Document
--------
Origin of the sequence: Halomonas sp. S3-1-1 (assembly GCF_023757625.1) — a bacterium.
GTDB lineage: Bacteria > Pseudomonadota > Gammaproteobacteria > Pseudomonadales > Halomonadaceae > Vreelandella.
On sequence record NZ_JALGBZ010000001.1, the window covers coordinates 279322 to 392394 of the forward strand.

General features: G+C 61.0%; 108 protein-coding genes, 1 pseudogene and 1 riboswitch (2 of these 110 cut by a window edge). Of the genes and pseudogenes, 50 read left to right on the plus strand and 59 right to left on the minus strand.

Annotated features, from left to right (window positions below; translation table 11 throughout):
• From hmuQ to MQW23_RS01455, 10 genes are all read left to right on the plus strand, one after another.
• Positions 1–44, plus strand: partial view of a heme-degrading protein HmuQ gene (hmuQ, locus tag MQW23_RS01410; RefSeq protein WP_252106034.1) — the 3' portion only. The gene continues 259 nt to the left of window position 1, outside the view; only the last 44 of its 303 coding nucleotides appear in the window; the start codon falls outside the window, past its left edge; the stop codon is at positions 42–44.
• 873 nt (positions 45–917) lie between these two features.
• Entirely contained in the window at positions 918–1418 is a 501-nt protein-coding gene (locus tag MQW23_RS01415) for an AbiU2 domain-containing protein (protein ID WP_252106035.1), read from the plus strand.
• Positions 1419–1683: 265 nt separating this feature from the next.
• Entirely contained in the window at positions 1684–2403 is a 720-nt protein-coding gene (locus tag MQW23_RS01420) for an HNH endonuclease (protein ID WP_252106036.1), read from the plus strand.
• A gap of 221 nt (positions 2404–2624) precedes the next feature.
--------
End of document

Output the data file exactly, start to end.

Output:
Origin of the sequence: Halomonas sp. S3-1-1 (assembly GCF_023757625.1) — a bacterium.
GTDB lineage: Bacteria > Pseudomonadota > Gammaproteobacteria > Pseudomonadales > Halomonadaceae > Vreelandella.
On sequence record NZ_JALGBZ010000001.1, the window covers coordinates 279322 to 392394 of the forward strand.

General features: G+C 61.0%; 108 protein-coding genes, 1 pseudogene and 1 riboswitch (2 of these 110 cut by a window edge). Of the genes and pseudogenes, 50 read left to right on the plus strand and 59 right to left on the minus strand.

Annotated features, from left to right (window positions below; translation table 11 throughout):
• From hmuQ to MQW23_RS01455, 10 genes are all read left to right on the plus strand, one after another.
• Positions 1–44, plus strand: partial view of a heme-degrading protein HmuQ gene (hmuQ, locus tag MQW23_RS01410; RefSeq protein WP_252106034.1) — the 3' portion only. The gene continues 259 nt to the left of window position 1, outside the view; only the last 44 of its 303 coding nucleotides appear in the window; the start codon falls outside the window, past its left edge; the stop codon is at positions 42–44.
• 873 nt (positions 45–917) lie between these two features.
• Entirely contained in the window at positions 918–1418 is a 501-nt protein-coding gene (locus tag MQW23_RS01415) for an AbiU2 domain-containing protein (protein ID WP_252106035.1), read from the plus strand.
• Positions 1419–1683: 265 nt separating this feature from the next.
• Entirely contained in the window at positions 1684–2403 is a 720-nt protein-coding gene (locus tag MQW23_RS01420) for an HNH endonuclease (protein ID WP_252106036.1), read from the plus strand.
• A gap of 221 nt (positions 2404–2624) precedes the next feature.